These studies have better accounted for watershed storage variation and better represented variable source areas to some extent, meanwhile the effect of rainfall intensity on the runoff generation processes are also widely recognized and investigated. Many studies have reported that intense rainfalls are favorable for the formation of a soil skin-crust, which significantly reduces the rate of infiltration. For example, Romkens et al. [18] found that rainfall drops can destroy or deform the arrangement of soil particles and the detached particles can clog the soil pores, thereby reducing the rate of infiltration. Hawke et al. [19] conducted several laboratory experiments to investigate near-surface soil hydrologic conductivity under different rainfall intensities. They found that rainfall intensity had an important influence on the soil hydraulic conductivity. In addition, studies also suggested that intense rainfalls are beneficial to the formation of rills, which facilitate the movement of surface water and therefore increase the surface runoff [20]. Despite that the important impacts of rainfall intensity on soil infiltration and runoff generation have been widely recognized [19,21,22,23,24,25], the effect of rainfall intensity on the CN is seldom investigated and incorporated into hydrological models for practical use. Kim et al. [26] proposed a method uses the temporally weighted average curve number (TWA-CN) by considering the effect of rainfall during a given day as well as the antecedent soil moisture condition to estimate daily surface runoff. It would be still necessary to put more efforts and trials on considering the effect of rainfall intensity on the CN model for better representation of the underlying system in hydrological models.
For this purpose, we proposed a different method from Kim’s method [26] to better estimate curve number by considering the effects of rainfall intensity on rainfall-runoff generation. In this method we introduced an additional component (AC) to existent CN method which account for the effect of rainfall during a given day. Specially, AC is related to rainfall during a given day via regression relationship that was built through a fine-tuned calibration processes. This newly proposed method was incorporated into a SWAT model and tested in the Jinjiang Watershed in southeastern China. Specifically, we first established a hydrological model using SWAT with a data set from the Anxi Watershed (the west branch of the Jinjiang Watershed) and calibrated this model for the interval from January 2000 to December 2006. We then fine-tuned daily CN values by adding an additional component (AC), which was used to account for the effects of rainfall intensity. Next, we developed a regression equation from the additional component and data gathered from a series of observed rainfalls. Finally, we incorporated this regression equation into SWAT and assessed this new version of SWAT (SWAT-ICN) against the original SWAT (SWAT-CN) using data for the Anxi Watershed, and two adjacent watersheds (i.e., Shanmei and Shilong Watersheds, which are the east and downstream branch of the Jinjiang Watershed, respectively) from January 2007 to December 2010.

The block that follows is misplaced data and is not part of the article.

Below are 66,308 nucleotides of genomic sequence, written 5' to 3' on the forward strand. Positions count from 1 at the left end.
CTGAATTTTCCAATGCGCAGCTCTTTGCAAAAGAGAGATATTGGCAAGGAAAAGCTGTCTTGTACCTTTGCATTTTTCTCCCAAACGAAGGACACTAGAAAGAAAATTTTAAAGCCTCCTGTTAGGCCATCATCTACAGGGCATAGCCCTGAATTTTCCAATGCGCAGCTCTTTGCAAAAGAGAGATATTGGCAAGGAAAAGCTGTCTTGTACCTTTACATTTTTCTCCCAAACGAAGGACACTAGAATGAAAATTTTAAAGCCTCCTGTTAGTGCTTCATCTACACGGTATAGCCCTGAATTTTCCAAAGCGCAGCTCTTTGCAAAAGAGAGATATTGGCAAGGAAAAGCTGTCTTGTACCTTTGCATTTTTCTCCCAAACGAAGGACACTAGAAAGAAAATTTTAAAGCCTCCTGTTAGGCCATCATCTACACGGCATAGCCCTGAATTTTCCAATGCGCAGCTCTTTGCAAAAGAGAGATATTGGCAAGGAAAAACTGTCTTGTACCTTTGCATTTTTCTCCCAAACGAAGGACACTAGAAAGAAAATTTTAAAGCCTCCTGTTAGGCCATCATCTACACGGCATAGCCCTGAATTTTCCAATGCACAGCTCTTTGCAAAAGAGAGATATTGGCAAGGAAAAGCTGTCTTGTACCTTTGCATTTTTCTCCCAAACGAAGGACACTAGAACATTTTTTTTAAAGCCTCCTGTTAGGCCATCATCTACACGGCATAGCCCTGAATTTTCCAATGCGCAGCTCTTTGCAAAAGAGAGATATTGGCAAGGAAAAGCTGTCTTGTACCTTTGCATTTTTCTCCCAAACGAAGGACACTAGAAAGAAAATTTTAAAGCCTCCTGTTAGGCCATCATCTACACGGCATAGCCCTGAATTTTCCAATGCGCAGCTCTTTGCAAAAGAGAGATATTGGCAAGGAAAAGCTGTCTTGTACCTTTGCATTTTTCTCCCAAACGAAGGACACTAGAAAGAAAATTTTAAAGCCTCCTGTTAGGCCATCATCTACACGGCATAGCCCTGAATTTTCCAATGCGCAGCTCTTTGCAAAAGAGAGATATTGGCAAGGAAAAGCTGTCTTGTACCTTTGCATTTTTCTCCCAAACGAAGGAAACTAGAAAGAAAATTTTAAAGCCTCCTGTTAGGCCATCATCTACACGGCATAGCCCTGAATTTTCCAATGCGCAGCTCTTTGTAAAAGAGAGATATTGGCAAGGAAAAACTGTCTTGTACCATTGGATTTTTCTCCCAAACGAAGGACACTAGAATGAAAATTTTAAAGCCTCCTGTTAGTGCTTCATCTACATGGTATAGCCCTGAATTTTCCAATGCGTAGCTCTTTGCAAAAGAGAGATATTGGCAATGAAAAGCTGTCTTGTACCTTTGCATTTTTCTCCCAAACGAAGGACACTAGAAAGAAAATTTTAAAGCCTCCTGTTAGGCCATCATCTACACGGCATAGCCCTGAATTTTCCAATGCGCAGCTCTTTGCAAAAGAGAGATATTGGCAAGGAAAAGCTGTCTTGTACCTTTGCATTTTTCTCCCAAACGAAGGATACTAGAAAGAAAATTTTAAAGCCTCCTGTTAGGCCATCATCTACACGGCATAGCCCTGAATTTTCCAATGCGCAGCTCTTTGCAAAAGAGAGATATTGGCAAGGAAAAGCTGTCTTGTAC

2. Study Watersheds and Methods

2.1. Study Watersheds

The Jinjiang Watershed is located in southeastern China between 24° 31′ and 25° 32′ N, and 117° 44′ and 118° 47′ E (Figure 1). The drainage area covers 5629 km2, of which approximately 53.8% is located in Quanzhou City. There are two major river branches (east and west) within the Jinjiang Watershed. The length of the total river network and the main section is 302 and 182 km, respectively. There are three hydrological gauge stations: Shanmei, Anxi, and Shilong. The east branch, west branch, and the area downstream from the merge point of the two branches to the watershed outlet, are gauged by the Shanmei, Anxi, and Shilong stations, respectively. Hereafter, these three watersheds are referred to as Shanmei, Anxi, or Shilong Watershed (after the names of the gauge station).
The topography of the study area is dominated by rangelands and mountains, and the major land uses are forest, orchard, cropland, and urbanized area. The soils mainly consist of red soil, yellowish red soil, yellow soil, and paddy soil. The study area is characterized by a subtropical monsoon climate, with an annual mean temperature of 20 °C, ranging from 17 to 21 °C, and with average annual precipitation of 1686 mm (1010–1756 mm). Precipitation events occur mostly during the wet period (May–October), and account for 73% of the annual precipitation. During the wet period, there are flashy convective storms and sea-based typhoons that contribute to approximately 38% of the annual precipitation. During these events, the runoff tends to be generated by infiltration excess due to the high-intensity rainfall. During the dry period (November–April), the runoff is generated mainly by saturation excess processes in saturated or near saturated areas (e.g., riparian zones and wetlands).

2.2. SWAT and SWAT-ICN

SWAT is a quasi-distributed, physical-based hydrologic model developed by the Agricultural Research Service of the US Department of Agriculture to simulate water, sediment, and agricultural chemical transport at river-basin scale [27,28]. As a quasi-distributed hydrologic model, the spatial heterogeneity of the important physical properties of the watershed is delineated by first partitioning a basin or watershed into sub-basins; then further partitioning each sub-basin into hydrologic response units (HRUs) based on the land use, soil types, and topography maps. The HYDROL PROCESS simulated by SWAT can be divided into two major divisions: land phase and routing phase. The land phase first calculates fluxes of water, sediment, nutrients, and pesticides to the main channel in each sub-basin. Major HYDROL PROCESS of this phase include evapotranspiration, canopy storage, infiltration, surface runoff, and sub-surface runoff. The routing phase estimates the movement of such as water and sediment, through the main channel to the sub-basin outlet.